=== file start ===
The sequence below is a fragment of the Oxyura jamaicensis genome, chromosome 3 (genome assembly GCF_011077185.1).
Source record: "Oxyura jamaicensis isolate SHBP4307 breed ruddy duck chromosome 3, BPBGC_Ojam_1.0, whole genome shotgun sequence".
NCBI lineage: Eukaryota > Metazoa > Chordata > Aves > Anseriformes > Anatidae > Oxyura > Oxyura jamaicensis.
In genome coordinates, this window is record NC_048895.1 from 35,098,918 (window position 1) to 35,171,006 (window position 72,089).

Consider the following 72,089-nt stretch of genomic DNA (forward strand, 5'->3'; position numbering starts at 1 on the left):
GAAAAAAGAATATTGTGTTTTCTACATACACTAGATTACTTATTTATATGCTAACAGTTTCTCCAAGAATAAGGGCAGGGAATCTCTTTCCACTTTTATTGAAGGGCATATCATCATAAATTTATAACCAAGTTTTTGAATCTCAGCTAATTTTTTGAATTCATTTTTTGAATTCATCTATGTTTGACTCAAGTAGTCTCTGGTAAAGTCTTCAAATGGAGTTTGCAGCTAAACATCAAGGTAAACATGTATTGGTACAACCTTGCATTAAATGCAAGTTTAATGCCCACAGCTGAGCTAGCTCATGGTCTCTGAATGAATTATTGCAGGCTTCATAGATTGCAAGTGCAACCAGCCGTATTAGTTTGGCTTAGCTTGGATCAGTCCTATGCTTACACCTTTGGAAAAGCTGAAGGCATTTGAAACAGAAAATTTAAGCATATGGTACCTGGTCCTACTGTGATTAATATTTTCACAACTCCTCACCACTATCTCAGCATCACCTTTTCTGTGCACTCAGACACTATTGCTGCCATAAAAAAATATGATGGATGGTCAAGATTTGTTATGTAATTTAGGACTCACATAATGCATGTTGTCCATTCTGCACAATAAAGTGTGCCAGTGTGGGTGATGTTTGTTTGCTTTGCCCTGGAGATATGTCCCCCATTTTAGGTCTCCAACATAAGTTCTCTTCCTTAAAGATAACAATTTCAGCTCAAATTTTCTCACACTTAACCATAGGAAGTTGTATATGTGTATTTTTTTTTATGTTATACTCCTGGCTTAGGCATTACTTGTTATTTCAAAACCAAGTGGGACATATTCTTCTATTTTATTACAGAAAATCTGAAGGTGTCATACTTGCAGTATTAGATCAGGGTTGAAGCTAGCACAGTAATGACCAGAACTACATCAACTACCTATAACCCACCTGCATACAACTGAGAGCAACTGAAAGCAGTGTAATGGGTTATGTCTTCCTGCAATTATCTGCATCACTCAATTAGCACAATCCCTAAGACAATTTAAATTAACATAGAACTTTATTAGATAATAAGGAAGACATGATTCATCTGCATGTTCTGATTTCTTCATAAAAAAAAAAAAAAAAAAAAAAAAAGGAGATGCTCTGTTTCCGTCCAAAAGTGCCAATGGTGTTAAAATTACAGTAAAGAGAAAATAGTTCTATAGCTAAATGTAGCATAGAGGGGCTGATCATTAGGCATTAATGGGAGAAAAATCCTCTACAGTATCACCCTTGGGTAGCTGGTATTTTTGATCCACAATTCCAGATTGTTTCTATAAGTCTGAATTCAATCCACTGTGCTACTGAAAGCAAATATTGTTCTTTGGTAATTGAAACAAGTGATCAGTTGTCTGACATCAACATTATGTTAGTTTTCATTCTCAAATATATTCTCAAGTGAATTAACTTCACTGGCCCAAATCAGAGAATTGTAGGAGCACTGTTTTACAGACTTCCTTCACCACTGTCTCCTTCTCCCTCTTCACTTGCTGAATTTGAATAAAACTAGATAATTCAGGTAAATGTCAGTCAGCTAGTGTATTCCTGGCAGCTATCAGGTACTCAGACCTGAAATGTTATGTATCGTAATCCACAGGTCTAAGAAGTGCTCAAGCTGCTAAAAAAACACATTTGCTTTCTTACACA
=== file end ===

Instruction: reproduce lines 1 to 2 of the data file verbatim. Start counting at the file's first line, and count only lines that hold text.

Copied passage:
The sequence below is a fragment of the Oxyura jamaicensis genome, chromosome 3 (genome assembly GCF_011077185.1).
Source record: "Oxyura jamaicensis isolate SHBP4307 breed ruddy duck chromosome 3, BPBGC_Ojam_1.0, whole genome shotgun sequence".